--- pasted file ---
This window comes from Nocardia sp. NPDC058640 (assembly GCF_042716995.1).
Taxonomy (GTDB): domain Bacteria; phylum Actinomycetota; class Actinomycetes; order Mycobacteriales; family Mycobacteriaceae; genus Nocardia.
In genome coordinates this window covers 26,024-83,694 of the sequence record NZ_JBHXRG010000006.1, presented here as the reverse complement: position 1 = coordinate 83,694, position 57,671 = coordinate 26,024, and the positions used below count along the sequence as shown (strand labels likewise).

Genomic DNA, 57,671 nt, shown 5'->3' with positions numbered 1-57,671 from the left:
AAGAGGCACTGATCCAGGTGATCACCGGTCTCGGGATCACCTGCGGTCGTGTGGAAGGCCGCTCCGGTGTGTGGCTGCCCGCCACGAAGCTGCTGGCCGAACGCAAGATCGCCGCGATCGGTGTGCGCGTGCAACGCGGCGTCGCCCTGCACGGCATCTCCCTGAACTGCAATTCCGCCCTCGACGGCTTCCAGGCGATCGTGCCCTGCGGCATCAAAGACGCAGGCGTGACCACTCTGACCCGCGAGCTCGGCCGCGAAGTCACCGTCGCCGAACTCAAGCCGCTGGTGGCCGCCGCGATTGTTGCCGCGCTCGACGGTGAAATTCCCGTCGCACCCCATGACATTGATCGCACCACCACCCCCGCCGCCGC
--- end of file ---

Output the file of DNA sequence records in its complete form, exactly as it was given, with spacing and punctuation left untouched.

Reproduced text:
This window comes from Nocardia sp. NPDC058640 (assembly GCF_042716995.1).
Taxonomy (GTDB): domain Bacteria; phylum Actinomycetota; class Actinomycetes; order Mycobacteriales; family Mycobacteriaceae; genus Nocardia.
In genome coordinates this window covers 26,024-83,694 of the sequence record NZ_JBHXRG010000006.1, presented here as the reverse complement: position 1 = coordinate 83,694, position 57,671 = coordinate 26,024, and the positions used below count along the sequence as shown (strand labels likewise).

Genomic DNA, 57,671 nt, shown 5'->3' with positions numbered 1-57,671 from the left:
AAGAGGCACTGATCCAGGTGATCACCGGTCTCGGGATCACCTGCGGTCGTGTGGAAGGCCGCTCCGGTGTGTGGCTGCCCGCCACGAAGCTGCTGGCCGAACGCAAGATCGCCGCGATCGGTGTGCGCGTGCAACGCGGCGTCGCCCTGCACGGCATCTCCCTGAACTGCAATTCCGCCCTCGACGGCTTCCAGGCGATCGTGCCCTGCGGCATCAAAGACGCAGGCGTGACCACTCTGACCCGCGAGCTCGGCCGCGAAGTCACCGTCGCCGAACTCAAGCCGCTGGTGGCCGCCGCGATTGTTGCCGCGCTCGACGGTGAAATTCCCGTCGCACCCCATGACATTGATCGCACCACCACCCCCGCCGCCGC